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Large increase in honors program enrollment raises concern

Sensenbrenner+Hall%2C+home+of+the+honors+program.
Sensenbrenner Hall, home of the honors program.

Sensenbrenner Hall, home of the honors program.

Photo by Valeria Cardenas

Photo by Valeria Cardenas

Sensenbrenner Hall, home of the honors program.

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The University Honors Program welcomed their largest class ever this year of 231 first-year students.

In comparison, the program welcomed 174 students in 2016. The program was not expecting this jump in enrollment.

“One thing we all have to understand is that enrollment management is not an exact science,” President Lovell said in a press conference. “When you give an offer to students you don’t always know what you’re going to get until they accept, so we had more students go (into) the Honors (Program) than we anticipated.”

Many upperclassmen in the program expressed their concerns regarding the expansion of this year’s freshman class.

Jared Corbett, senior in the College of Arts & Sciences in the honors program, said he feels that the value of his degree is being undercut by relaxed standards.

“I get the sense that overall Marquette is focusing on expanding without addressing glaring internal problems, like tuition hikes that increasingly alienate low-income students, or our outdated academic buildings,” Corbett said. “The growing class size in the honors program is just a symptom of this broader program of expansion that really does our student base a disservice.”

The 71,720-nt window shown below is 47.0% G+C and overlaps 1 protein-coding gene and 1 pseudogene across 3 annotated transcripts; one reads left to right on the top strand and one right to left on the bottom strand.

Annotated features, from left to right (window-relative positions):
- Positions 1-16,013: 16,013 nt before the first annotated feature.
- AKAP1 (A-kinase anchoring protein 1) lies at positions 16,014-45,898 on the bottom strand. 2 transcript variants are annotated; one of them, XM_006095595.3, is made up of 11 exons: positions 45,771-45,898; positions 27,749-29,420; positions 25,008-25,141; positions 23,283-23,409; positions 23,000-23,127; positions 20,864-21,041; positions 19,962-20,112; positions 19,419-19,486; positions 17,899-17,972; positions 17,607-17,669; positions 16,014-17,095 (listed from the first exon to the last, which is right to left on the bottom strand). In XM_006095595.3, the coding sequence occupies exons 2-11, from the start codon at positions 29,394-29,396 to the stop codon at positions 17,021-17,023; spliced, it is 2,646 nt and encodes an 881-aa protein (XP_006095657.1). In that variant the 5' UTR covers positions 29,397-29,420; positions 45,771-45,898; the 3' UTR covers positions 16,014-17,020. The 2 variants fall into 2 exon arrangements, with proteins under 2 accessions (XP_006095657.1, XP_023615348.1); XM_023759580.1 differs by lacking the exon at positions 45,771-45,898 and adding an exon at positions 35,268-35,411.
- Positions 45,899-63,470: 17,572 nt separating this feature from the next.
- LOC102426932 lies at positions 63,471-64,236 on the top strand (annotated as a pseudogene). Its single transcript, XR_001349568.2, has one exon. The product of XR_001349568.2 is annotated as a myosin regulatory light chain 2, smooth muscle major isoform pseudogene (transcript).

One main concern going into the school year was how honors professors would handle potentially increased class sizes in a program where the small class sizes are a selling point for many. Amelia Zurcher, associate professor and director of the Honors Program, said that will not be the case.

Zurcher said core classes won’t be larger, but 13 sections of English and philosophy will be newly capped at 19 students.

Despite the program’s growing size, standards for accepting students has not changed. Instead, students are being recruited after being admitted to Marquette instead of before they receive an application decision. 

“Rather than putting out a huge net in the fall, and we were able to recruit all spring as students made their decisions to attend Marquette,” Zurcher said. “With Marquette’s new Vice provost for enrollment Management and its new Dean of Admissions, Marquette has been doing a lot of good new things.”

The Honors Program was a recipient of the Innovation Fund Grant in 2015, and since then, the university has been planning how to make honors more accessible to students in every college on campus.

“When you have growth there’s going to be some tension initially,” Lovell said. “(It) will take some time to get things balanced out, but we’re going to ensure that over time, as we continue to advance and grow, the honors college the experience will be what it was in the past.”

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